Date of Award

Fall 2019

Document Type


First Advisor

Amon Emeka

Second Advisor

Andrew Lindner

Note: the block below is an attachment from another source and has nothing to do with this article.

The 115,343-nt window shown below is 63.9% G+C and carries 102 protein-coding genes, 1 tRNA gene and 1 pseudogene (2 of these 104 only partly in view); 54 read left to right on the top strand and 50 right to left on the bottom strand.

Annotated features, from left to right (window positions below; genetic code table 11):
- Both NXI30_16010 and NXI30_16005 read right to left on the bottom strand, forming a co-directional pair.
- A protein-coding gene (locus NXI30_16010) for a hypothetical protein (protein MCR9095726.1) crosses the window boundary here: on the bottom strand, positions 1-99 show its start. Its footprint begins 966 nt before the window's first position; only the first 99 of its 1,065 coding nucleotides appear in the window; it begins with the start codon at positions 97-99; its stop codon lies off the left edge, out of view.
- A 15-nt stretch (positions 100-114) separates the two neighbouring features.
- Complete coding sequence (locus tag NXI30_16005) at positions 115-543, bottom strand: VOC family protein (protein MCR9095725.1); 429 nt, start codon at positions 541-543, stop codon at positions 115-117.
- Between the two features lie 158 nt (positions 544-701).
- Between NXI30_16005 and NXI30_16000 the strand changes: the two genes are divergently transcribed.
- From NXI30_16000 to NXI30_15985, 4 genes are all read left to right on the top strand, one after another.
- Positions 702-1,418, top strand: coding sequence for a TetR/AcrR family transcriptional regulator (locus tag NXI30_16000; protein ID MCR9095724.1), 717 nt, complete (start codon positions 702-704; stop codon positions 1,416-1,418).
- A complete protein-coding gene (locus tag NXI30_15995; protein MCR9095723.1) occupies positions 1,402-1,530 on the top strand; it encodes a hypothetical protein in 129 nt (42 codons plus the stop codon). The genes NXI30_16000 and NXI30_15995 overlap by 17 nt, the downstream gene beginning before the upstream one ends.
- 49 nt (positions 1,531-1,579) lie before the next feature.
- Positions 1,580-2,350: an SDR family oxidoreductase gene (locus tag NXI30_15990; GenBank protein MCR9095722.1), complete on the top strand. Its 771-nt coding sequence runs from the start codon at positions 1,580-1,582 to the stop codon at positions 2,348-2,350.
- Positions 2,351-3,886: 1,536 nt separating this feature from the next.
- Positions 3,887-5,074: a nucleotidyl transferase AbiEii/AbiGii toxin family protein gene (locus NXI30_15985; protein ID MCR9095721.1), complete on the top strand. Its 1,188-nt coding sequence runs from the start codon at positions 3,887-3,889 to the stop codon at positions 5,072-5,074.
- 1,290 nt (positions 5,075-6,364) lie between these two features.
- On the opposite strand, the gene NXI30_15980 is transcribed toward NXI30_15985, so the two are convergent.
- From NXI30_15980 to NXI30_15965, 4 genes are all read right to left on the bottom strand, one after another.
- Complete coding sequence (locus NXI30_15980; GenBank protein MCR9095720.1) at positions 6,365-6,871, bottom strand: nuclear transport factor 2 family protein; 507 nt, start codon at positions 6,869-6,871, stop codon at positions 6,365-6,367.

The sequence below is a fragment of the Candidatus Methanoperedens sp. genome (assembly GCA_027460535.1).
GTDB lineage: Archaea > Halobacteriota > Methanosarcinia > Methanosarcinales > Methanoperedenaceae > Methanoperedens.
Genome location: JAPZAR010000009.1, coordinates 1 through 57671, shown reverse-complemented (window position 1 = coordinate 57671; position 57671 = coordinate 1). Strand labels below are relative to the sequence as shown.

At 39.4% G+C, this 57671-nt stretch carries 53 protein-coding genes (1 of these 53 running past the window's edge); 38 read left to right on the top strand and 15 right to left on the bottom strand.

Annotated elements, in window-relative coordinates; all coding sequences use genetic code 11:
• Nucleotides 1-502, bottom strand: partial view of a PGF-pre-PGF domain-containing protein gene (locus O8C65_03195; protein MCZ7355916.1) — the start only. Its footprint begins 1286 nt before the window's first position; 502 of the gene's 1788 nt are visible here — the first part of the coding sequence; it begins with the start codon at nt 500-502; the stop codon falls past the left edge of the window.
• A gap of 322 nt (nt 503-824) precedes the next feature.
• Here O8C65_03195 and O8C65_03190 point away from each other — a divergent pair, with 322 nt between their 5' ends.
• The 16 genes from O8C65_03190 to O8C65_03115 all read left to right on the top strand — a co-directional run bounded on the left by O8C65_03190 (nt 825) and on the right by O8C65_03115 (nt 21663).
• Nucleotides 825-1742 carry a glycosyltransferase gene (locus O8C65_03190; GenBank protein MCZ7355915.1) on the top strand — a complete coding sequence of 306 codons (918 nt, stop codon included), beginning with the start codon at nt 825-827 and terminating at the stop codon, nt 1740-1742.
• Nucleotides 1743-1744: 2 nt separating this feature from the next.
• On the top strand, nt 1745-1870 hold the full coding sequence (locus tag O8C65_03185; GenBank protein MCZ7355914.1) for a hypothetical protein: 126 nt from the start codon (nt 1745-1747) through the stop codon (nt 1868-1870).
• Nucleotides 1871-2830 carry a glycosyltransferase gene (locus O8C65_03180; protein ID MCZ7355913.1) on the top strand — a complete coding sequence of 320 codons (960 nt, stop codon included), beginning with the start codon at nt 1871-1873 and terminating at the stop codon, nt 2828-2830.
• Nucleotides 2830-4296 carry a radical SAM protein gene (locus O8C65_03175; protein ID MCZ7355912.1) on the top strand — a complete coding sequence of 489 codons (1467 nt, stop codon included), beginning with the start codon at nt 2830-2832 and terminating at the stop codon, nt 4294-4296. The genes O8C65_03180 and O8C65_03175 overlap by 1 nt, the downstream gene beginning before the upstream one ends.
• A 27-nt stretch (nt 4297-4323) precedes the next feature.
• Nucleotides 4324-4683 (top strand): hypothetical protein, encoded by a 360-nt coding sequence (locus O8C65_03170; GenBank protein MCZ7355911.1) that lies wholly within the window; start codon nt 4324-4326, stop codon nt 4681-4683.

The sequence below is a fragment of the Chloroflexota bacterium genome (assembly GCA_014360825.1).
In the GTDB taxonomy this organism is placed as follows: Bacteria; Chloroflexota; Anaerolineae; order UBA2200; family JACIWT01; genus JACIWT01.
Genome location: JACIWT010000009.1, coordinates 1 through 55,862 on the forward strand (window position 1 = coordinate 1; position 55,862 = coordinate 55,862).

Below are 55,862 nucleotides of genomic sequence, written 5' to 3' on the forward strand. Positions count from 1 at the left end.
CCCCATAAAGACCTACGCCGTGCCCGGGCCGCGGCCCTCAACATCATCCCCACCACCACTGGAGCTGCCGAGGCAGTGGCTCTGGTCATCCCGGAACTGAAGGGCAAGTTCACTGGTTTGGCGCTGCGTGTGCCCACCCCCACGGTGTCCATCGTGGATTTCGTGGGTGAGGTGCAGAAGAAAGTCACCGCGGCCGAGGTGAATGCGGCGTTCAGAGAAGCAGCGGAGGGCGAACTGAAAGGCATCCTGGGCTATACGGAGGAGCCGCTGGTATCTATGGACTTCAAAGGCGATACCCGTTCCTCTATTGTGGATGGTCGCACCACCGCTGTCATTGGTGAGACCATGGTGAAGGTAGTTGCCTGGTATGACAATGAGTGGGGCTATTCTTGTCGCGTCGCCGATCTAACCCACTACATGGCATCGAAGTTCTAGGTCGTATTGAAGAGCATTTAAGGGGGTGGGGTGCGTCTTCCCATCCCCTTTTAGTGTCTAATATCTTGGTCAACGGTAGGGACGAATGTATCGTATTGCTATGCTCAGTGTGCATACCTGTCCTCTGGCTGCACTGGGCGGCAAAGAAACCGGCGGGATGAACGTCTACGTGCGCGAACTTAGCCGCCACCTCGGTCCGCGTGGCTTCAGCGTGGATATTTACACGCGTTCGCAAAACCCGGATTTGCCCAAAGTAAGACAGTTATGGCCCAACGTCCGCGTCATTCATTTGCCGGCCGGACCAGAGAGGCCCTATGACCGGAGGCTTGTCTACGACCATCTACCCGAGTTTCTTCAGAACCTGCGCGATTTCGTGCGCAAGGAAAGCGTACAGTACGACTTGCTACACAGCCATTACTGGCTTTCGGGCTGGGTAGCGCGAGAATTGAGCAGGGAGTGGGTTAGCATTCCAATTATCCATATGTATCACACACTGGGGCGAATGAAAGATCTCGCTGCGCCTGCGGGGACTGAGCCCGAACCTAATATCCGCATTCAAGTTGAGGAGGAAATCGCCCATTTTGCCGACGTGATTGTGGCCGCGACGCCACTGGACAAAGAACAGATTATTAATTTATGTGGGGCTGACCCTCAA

Does exposure to natural environments improve mental health? Past research shows benefits from spending time in green spaces, including improved well-being, as well as better mental and physical health (van den Berg et al. 2010; Atuoye et al. 2019; Bingley 2013). However, these studies focus on spending time in parks, gardens, or other natural environments and build their cases around the advantageous effects resulting from actual time spent in such places (Fan, Das, and Chen 2011; Litt et al. 2015; van den Berg et al. 2010). This study focuses instead on whether exposure to, regardless of time spent in green spaces, has similar effects. Using attention restoration theory and the theory of therapeutic landscapes, I hypothesize that the more one agrees that they have access to or views of natural environments, the fewer days of poor mental health they will have. This study uses data from the 2018 General Social Survey, with a restricted sample of only those who are employed or temporarily not working (N = 649). After controlling for race, family income, full-time employment status, size of place, and dwelling type, results show no significant relationship between access to or views of natural environments and days of poor mental health. However, multivariate results show that controlling for all other factors, white individuals had more days of poor mental health, and those who work full-time, live in single-family detached homes, or have higher family incomes had fewer days of poor mental health. While the results do not support the proposed hypotheses, the bivariate correlations begin to indicate which populations have access to green spaces, as well as which may be more likely to experience poor mental health based on demographic characteristics.